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Credit Report & Credit Score; Credit Repair, Debt Management > Credit Score > What You Can Learn from the Credit Scoring System

What You Can Learn from the Credit Scoring System

By Ruth Racey
Published: Tuesday, November 3rd, 2009

You were excited about buying the home of your dreams and you were almost certain that you can get that house loan without any problem.  You have found the right lender and prepared all necessary documents to submit with the loan application.  You have excellent references to back you up, too.  Now all you needed to do was to wait for the approval of your loan and buy the house you have been dreaming of.

After a week, a representative of the lending company calls you up and says that your loan application has been declined.  What could have gone wrong?  Thoughts were racing as the lender tells you that your credit score did not pass their credit standards.  By this time, you realize that you forgot to do one important step before submitting the loan application and that is check your credit score.

Yes, lending companies will check on your personal credit report upon reviewing a loan application.  Mortgage lenders tend to be stricter when it comes to credit standards since a much higher value is involved in a house loan.  If you have any plans of applying for a mortgage or any type of loan, check your score first to ensure approval.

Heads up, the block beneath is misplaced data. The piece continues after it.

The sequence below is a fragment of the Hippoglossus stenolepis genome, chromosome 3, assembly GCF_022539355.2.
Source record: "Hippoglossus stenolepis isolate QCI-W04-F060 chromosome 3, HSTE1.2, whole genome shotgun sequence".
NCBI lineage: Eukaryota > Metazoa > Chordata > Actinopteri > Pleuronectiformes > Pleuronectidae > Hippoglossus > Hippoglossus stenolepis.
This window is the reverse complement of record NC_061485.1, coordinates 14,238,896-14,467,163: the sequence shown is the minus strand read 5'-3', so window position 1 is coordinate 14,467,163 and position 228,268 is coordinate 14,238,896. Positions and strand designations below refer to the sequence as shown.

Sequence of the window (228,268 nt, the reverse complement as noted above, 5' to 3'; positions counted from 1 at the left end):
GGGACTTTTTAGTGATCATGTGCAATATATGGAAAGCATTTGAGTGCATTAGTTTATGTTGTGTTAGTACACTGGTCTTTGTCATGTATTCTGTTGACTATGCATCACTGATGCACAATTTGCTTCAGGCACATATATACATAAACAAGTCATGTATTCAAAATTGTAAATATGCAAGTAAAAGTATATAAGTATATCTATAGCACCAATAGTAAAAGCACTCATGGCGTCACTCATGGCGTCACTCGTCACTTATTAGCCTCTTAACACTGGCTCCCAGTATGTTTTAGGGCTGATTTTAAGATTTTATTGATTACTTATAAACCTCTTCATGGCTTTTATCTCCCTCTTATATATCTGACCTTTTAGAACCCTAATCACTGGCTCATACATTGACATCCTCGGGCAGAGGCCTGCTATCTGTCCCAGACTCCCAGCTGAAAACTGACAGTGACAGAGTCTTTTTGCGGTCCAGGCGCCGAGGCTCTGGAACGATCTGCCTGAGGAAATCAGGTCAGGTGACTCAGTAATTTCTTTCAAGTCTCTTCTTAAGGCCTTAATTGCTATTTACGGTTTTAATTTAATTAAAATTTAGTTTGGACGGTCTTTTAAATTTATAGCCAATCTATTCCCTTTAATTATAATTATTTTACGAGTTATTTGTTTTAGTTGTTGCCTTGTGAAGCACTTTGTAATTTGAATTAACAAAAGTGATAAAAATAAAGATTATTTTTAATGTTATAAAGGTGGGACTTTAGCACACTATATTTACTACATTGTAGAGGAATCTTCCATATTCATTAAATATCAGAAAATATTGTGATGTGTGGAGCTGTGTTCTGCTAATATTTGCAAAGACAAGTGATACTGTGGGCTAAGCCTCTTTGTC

What can you do if you found out that your score is not at par with the lending company’s requirement?  It would be best to wait a while before submitting another loan application and in the meantime, get to work in improving your credit score.  How can you improve your score?

It is important to understand that the credit scoring system is based on 5 categories.  These include payment history, amount of debts versus credit limit, age of credit history, types of debts, and inquiries on the report.  Among these categories, payment history makes up the largest percentage of your total credit score at 35% and your credit-to-debt ratio at 20%.

Therefore, you can greatly improve your credit score by making sure that you do not have any outstanding balance in any of your accounts.  If you do, work on repayment.  The sooner you can get rid of those outstanding balances, the better your credit score will become.  Stay updated with current bills and make sure that you will never miss even one payment due date.  By doing so, you can increase your credit score by a few points or more in as little as 6 months to a year.  Of course, the progress you can make on your credit score will depend on your present rating.

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